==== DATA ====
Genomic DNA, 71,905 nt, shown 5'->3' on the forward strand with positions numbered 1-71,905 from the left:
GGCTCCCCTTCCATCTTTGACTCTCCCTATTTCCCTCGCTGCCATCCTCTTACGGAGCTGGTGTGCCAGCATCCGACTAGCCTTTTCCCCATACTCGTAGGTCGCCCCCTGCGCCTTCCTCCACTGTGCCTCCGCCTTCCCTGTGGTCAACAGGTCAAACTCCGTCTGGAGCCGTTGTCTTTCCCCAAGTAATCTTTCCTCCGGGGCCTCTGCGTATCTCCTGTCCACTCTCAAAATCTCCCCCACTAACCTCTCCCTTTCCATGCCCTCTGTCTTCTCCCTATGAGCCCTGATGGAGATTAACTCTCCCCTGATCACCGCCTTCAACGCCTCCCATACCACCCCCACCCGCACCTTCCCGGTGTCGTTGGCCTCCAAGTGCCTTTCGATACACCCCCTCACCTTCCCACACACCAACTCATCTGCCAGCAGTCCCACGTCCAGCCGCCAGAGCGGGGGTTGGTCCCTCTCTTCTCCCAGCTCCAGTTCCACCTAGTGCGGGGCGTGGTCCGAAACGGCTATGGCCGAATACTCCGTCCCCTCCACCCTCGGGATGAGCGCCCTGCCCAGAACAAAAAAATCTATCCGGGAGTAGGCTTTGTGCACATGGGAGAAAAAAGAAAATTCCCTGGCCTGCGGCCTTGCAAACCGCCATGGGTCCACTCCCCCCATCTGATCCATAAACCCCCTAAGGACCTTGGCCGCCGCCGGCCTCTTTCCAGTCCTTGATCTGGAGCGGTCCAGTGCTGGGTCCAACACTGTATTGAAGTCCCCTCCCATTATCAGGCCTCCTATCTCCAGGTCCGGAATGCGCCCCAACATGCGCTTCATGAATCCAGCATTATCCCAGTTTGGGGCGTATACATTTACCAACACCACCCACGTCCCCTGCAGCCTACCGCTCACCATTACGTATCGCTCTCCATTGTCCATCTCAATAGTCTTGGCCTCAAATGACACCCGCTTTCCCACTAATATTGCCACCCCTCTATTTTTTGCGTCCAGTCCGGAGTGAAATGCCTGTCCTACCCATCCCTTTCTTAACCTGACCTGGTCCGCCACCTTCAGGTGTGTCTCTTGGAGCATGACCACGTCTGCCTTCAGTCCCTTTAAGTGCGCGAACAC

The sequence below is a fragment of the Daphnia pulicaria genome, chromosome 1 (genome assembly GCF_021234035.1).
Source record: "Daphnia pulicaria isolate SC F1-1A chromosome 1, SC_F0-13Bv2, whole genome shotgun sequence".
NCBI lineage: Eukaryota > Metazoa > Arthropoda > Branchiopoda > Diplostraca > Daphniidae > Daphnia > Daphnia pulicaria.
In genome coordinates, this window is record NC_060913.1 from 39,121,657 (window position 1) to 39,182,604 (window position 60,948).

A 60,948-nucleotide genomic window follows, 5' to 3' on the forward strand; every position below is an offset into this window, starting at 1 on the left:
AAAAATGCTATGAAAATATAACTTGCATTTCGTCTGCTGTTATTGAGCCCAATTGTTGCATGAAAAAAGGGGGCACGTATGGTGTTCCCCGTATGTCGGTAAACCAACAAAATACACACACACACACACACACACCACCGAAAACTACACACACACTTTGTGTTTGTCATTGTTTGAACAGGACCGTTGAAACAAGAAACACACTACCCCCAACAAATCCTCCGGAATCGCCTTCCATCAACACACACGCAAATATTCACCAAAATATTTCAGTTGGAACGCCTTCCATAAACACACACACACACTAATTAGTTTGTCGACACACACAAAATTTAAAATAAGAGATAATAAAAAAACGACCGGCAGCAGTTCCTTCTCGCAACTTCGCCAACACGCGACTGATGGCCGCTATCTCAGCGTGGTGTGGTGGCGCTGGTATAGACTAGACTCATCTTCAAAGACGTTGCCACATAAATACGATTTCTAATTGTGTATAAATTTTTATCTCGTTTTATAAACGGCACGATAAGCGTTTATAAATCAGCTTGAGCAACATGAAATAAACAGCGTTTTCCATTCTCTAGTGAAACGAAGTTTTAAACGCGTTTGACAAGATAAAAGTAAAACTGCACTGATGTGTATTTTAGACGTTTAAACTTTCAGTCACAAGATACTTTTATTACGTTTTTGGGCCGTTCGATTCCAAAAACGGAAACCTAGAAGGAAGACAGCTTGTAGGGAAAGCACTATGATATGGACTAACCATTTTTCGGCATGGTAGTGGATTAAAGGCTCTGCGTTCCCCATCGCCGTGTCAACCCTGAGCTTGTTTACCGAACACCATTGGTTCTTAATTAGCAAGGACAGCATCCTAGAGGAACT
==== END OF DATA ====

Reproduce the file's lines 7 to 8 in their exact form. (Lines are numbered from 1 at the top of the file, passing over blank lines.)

A 60,948-nucleotide genomic window follows, 5' to 3' on the forward strand; every position below is an offset into this window, starting at 1 on the left:
AAAAATGCTATGAAAATATAACTTGCATTTCGTCTGCTGTTATTGAGCCCAATTGTTGCATGAAAAAAGGGGGCACGTATGGTGTTCCCCGTATGTCGGTAAACCAACAAAATACACACACACACACACACACACCACCGAAAACTACACACACACTTTGTGTTTGTCATTGTTTGAACAGGACCGTTGAAACAAGAAACACACTACCCCCAACAAATCCTCCGGAATCGCCTTCCATCAACACACACGCAAATATTCACCAAAATATTTCAGTTGGAACGCCTTCCATAAACACACACACACACTAATTAGTTTGTCGACACACACAAAATTTAAAATAAGAGATAATAAAAAAACGACCGGCAGCAGTTCCTTCTCGCAACTTCGCCAACACGCGACTGATGGCCGCTATCTCAGCGTGGTGTGGTGGCGCTGGTATAGACTAGACTCATCTTCAAAGACGTTGCCACATAAATACGATTTCTAATTGTGTATAAATTTTTATCTCGTTTTATAAACGGCACGATAAGCGTTTATAAATCAGCTTGAGCAACATGAAATAAACAGCGTTTTCCATTCTCTAGTGAAACGAAGTTTTAAACGCGTTTGACAAGATAAAAGTAAAACTGCACTGATGTGTATTTTAGACGTTTAAACTTTCAGTCACAAGATACTTTTATTACGTTTTTGGGCCGTTCGATTCCAAAAACGGAAACCTAGAAGGAAGACAGCTTGTAGGGAAAGCACTATGATATGGACTAACCATTTTTCGGCATGGTAGTGGATTAAAGGCTCTGCGTTCCCCATCGCCGTGTCAACCCTGAGCTTGTTTACCGAACACCATTGGTTCTTAATTAGCAAGGACAGCATCCTAGAGGAACT